King Kong Lives

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King Kong Lives
Directed by John Guillermin
Produced by Dino De Laurentiis (executive)
Ronald Shusett (executive)
Martha Schumacher
Written by Ronald Shusett
Steven Pressfield
Starring Linda Hamilton
Brian Kerwin
Peter Elliott
Music by John Scott
Cinematography Alec Mills
Edited by Malcolm Cooke
Distributed by De Laurentiis Entertainment Group
Release dates
  • December 19, 1986 (1986-12-19)
Running time
105 minutes
Language English
Budget $18 million[1]
Box office $4,711,220

King Kong Lives, also known as King Kong II, is a 1986 American monster film produced by DEG Studios. Directed by John Guillermin and featuring special effects by Carlo Rambaldi, the film starred Linda Hamilton and Brian Kerwin. The film was a belated sequel to King Kong.[2][3]


King Kong, after being shot down from the World Trade Center, is kept alive in a coma for about 10 years at the Atlanta Institute, under the care of surgeon Dr. Amy Franklin (Linda Hamilton). In order to save Kong's life, Dr. Franklin must perform a heart transplant and give Kong a computer-monitored artificial heart. However, he lost so much blood that a transfusion is badly needed. Enter adventurer Hank "Mitch" Mitchell (Brian Kerwin), who captures a giant female gorilla, who is dubbed "Lady Kong"; in Borneo (Mitchell theorizes that Borneo and the island from the first movie were once part of the same landmass), bringing her to the Institute so her blood can be used for Kong's operation. The transfusion and the heart transplant are a success, but Kong escapes along with the female. Archie Nevitt (John Ashton), an insane army lieutenant colonel, is called in with his men to hunt down and kill the two apes. Lady Kong is captured alive by Nevitt's troops and imprisoned; Kong falls from a cliff and is presumed dead, but soon returns to rescue his mate. But as Franklin and Mitchell soon discover, Kong's artificial heart is beginning to give out, forcing them to try a jailbreak only to discover that Lady Kong is pregnant with Kong's offspring. Kong then is successful in saving his mate. After being followed, attacked, and shot by the military, Kong kills the military colonel and dies slowly near a military base on a farm where Lady Kong gives birth to a healthy baby boy. After this event, Lady Kong is back on Borneo's jungle, with her happy, newborn son whom King Kong was able to see and touch before his death.



King Kong Lives received negative reviews.[4][5][6] Rotten Tomatoes rated a 0% based on 9 reviews. Roger Ebert gave the film only one out of four stars and stated, "The problem with everyone in King Kong Lives is that they're in a boring movie, and they know they're in a boring movie, and they just can't stir themselves to make an effort." [7]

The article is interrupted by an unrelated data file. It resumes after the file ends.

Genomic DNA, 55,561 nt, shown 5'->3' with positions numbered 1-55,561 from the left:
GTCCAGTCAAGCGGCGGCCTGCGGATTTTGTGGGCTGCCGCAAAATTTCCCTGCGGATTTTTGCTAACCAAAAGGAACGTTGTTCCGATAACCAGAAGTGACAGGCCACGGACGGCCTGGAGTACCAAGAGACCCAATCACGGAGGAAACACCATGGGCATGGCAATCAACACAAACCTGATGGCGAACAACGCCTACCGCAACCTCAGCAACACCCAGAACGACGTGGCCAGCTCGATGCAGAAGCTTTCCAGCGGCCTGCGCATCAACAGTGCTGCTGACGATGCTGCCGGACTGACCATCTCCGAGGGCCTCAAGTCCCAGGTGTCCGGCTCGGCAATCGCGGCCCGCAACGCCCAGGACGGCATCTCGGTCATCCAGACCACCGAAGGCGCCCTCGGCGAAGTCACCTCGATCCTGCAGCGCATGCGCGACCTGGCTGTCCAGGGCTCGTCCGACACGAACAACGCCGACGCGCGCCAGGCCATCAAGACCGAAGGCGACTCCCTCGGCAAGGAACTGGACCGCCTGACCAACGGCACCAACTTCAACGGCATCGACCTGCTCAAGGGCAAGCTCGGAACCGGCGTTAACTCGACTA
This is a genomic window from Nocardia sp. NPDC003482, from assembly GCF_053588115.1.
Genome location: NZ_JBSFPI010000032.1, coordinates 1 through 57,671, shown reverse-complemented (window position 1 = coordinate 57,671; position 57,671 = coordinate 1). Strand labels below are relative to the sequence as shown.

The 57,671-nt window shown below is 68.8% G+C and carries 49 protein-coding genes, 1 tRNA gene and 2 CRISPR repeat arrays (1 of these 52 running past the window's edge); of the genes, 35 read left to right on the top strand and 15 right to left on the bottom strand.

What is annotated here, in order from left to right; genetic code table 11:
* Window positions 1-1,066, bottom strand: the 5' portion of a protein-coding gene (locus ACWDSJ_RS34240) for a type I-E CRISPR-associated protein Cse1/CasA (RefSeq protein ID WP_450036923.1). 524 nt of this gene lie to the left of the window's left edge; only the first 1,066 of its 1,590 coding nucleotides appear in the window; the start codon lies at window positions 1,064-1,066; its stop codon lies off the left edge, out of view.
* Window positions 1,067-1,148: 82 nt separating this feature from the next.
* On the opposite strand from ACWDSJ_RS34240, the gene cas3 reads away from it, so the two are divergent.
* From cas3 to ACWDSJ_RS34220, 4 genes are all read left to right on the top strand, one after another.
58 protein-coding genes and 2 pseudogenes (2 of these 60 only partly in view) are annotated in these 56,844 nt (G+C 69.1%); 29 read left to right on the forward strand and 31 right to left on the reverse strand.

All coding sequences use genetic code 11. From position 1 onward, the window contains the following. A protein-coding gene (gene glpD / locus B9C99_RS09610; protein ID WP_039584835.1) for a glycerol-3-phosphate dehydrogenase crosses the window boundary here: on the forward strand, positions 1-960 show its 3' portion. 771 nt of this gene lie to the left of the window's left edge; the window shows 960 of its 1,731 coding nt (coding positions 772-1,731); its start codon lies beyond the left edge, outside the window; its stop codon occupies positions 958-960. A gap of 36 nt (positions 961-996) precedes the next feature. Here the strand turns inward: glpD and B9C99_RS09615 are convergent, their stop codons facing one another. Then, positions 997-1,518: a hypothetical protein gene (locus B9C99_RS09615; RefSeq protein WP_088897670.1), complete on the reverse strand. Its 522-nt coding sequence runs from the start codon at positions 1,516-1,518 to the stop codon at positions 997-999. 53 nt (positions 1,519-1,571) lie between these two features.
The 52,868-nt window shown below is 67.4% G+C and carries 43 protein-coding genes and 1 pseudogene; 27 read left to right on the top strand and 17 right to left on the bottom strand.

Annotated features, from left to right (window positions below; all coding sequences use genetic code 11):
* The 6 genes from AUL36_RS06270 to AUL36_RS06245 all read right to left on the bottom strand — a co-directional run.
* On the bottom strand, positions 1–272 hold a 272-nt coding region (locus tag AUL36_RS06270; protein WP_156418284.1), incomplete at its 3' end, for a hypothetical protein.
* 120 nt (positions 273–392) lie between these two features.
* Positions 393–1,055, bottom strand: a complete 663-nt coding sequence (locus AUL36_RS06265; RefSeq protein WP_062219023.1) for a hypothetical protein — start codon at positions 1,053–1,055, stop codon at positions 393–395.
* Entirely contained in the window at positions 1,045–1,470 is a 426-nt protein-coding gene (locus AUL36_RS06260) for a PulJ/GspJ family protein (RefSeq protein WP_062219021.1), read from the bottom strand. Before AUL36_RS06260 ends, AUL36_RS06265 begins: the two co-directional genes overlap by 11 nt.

Despite its marketing campaign, King Kong Lives was a box office flop,[8] grossing $4.7 million during its theatrical run.[9] The film was nominated for one Razzie Award, Worst Visual Effects.

The film is listed in Golden Raspberry Award founder John Wilson's book The Official Razzie Movie Guide as one of the The 100 Most Enjoyably Bad Movies Ever Made.[10]

Video games[edit]

Two official video games based on the movie were developed and released only in Japan by Konami and titled King Kong 2: Ikari no Megaton Punch for the Famicom, and King Kong 2: Yomigaeru Densetsu for the MSX. The Famicom game totally discarded the human aspect of the story and players played as King Kong who has to travel around the globe fighting giant robots and certain military forces in order to save the female Kong. The game was designed as an action adventure game with some science fiction concepts. The MSX version, on the other hand, plays from the perspective of Mitchell. This version is a role-playing game.


  1. ^ DE LAURENTIIS REJOINS THE RANKS--AT EMBASSY: DE LAURENTIIS: EMBASSY Friendly, David T. Los Angeles Times (1923-Current File) [Los Angeles, Calif] 16 Nov 1985: e1.
  2. ^ Beale, Lewis (1986-06-01). "The Kong Isn't Dead; Long Live The King". Los Angeles Times. Retrieved 2012-06-10. 
  3. ^ Oates, Marylouise (1986-06-15). "Finally, A Steady Job For King Kong". Los Angeles Times. Retrieved 2012-06-10. 
  4. ^ Goldstein, Patrick (1986-12-22). "Movie Review : King Kong Goes Ape One More Time". Los Angeles Times. Retrieved 2012-06-10. 
  5. ^ Maslin, Janet (1986-12-20). "Screen: the return of king kong". The New York Times. Retrieved 2012-06-10. 
  6. ^ "King Kong Lives". Variety. 1985-12-31. Retrieved 2012-06-10. 
  7. ^ "King Kong Lives :: :: Reviews". Retrieved 2012-06-17. 
  8. ^ Mathews, Jack (1986-12-24). "'Kong Lives' Dies At Box Office". Los Angeles Times. Retrieved 2012-06-10. 
  9. ^ "King Kong Lives (1986)". Box Office Mojo. 1988-07-05. Retrieved 2012-06-17. 
  10. ^ Wilson, John (2005). The Official Razzie Movie Guide: Enjoying the Best of Hollywood's Worst. Grand Central Publishing. ISBN 0-446-69334-0. 

External links[edit]